Purple Heart Day

My family has many Purple Heart awards…the most recent one was given to an uncle, one of my mother’s brothers, who was killed in action during the Vietnam War.
It’s not a medal that any family really wants – and no, it isn’t as easy as just being handed one…

Pacific Paratrooper

"Wounded Warrior" painting by: US Marine Michael Fay “Wounded Warrior” painting by: US Marine Michael Fay

On this date in 1782, in Newburgh, New York, General George Washington created the “Badge for Military Merit,” a decoration consisting of a purple, heart-shaped piece of silk, edged in silver, with the word Merit etched.  It was to be presented for any one meritorious action and it permitted the wearer to pass guards and sentinels without challenge.   The honoree’s name and regiment were to be inscribed in “The Book of Merit.”

Purple Heart certificate given during the Korean War

Purple Heart certificate given during the Korean War

Only three soldiers are known to have been awarded this medal during the Revolutionary War: Elijah Churchill, William Brown and Daniel Bissell Jr.  The Book of Merit was lost and the medal was virtually forgotten.  In 1927, General Charles Summerall  sent an unsuccessful draft bill to Congress to revive the Badge.

Patch for Afghanistan

Patch for Afghanistan

General Douglas MacArthur took up the cause…

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13 Comments (+add yours?)

  1. GP Cox
    Aug 08, 2016 @ 10:39:37

    Thank you for helping to keep these memories alive.
    I am very sorry for your family’s loss.

    • sepultura13
      Aug 08, 2016 @ 10:43:25

      Thank you…I appreciate that. Also, thank you for the history behind Purple Heart Day – I don’t know that I’d been taught about it, before now.

    • sepultura13
      Aug 08, 2016 @ 10:44:14

      I’ll get to the Vietnam Memorial one of these days…I would like to find my uncle’s name and make a charcoal rubbing of it.

      • GP Cox
        Aug 08, 2016 @ 10:55:16

        I have so many old friends etched on that wall. I believe your uncle would like it if you did.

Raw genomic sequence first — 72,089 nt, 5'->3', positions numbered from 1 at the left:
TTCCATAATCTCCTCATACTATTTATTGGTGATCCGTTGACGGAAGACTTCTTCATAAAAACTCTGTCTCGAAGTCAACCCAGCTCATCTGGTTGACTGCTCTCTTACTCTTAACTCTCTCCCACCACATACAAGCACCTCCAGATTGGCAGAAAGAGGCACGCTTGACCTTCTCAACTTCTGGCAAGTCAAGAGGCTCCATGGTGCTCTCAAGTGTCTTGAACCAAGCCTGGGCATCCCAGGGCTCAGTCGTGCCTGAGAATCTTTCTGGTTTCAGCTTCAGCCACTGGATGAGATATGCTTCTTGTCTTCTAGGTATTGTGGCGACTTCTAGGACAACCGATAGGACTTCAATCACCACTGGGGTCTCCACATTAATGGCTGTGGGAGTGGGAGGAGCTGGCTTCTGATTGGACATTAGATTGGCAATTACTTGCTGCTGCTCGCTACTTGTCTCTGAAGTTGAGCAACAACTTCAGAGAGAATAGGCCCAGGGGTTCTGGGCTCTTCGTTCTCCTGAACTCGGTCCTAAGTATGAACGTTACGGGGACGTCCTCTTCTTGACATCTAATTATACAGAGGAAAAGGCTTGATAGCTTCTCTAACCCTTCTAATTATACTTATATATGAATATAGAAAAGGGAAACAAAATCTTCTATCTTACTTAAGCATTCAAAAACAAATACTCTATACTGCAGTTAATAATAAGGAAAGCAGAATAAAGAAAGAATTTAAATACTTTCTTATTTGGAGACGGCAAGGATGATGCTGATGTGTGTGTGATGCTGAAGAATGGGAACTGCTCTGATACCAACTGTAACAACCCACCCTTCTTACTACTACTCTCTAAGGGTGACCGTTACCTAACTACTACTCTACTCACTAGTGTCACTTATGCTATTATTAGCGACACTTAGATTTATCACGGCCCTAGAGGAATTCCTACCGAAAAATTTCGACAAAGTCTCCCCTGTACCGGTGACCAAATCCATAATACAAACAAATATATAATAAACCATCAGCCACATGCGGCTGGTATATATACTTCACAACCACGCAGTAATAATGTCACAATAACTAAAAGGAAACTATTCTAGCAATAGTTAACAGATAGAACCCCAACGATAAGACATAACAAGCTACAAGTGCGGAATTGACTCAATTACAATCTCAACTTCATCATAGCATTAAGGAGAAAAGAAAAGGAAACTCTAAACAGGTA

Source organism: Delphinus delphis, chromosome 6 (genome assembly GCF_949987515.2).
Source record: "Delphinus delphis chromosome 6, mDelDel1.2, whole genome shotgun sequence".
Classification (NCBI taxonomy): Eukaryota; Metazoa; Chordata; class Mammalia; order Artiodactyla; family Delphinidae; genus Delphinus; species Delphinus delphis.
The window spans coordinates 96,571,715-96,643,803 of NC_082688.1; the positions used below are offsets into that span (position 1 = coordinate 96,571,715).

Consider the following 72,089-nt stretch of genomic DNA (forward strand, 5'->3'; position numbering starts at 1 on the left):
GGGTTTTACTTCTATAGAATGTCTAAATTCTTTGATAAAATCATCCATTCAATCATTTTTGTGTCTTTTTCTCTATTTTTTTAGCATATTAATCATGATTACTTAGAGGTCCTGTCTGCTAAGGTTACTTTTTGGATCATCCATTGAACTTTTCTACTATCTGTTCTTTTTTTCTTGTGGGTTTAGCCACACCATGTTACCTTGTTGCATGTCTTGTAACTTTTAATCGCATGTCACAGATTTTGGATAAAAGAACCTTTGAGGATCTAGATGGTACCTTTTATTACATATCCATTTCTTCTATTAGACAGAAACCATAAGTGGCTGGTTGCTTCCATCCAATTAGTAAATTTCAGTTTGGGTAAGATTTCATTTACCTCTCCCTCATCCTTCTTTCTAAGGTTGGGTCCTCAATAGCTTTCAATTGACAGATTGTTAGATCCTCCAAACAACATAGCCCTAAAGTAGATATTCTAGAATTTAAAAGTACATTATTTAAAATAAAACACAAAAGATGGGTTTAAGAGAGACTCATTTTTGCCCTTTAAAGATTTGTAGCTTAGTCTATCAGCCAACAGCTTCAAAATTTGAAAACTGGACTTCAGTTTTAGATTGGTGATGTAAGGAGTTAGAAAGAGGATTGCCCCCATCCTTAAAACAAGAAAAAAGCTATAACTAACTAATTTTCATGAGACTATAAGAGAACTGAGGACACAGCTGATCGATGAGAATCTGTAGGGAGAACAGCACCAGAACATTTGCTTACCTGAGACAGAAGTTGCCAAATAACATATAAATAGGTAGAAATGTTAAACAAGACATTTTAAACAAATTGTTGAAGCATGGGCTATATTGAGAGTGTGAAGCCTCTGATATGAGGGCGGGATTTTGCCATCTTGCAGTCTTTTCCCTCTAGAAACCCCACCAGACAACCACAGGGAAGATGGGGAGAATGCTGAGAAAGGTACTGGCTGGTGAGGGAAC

• sepultura13
        Aug 08, 2016 @ 11:00:47

        I always wondered why I had a fascination with WWII and the Vietnam War as a child – I guess it was my relatives trying to tell me something, even though we were far apart.

        A friend of mine who served and did two tours in the ‘Nam passed in 2014, and his date of death is the same as my father’s date of birth (month and day, of course), which is an interesting coincidence. He was exposed to Agent Orange, which led to congestive heart failure…his smoking habit didn’t help. He was only 62 and we only knew each other for 10 years, but he was a close friend nonetheless.

        The next motorcycle trip I plan, I believe I will go to Washington D.C.
        I definitely want to find my uncle’s name and pay him tribute.

      • GP Cox
        Aug 08, 2016 @ 11:04:22

        I seriously think you will feel better for it. Bring a handkerchief or two….

      • sepultura13
        Aug 08, 2016 @ 11:36:09

        I plan on it, for sure…I know that it will be a very emotional, moving moment. Being reunited with family, even posthumously, is something that can’t be described.

      • GP Cox
        Aug 08, 2016 @ 11:37:38

        I know.

      • sepultura13
        Aug 08, 2016 @ 11:41:11

        ‘Family’ has multiple meanings…we definitely agree on that, I’d wager.

  2. maggie0019
    Aug 08, 2016 @ 15:35:45

    So sorry. Beautiful and touching post. Woof!

  3. saywhatumean2say
    Aug 09, 2016 @ 12:44:36

    My Father got one in WWII but I think he deserved two as he was wounded two times and came away with so much shrapnel left in his body….most was taken out…that he couldn’t have an MRI. I appreciate your reblog of GP’s great piece. ~~dru~~

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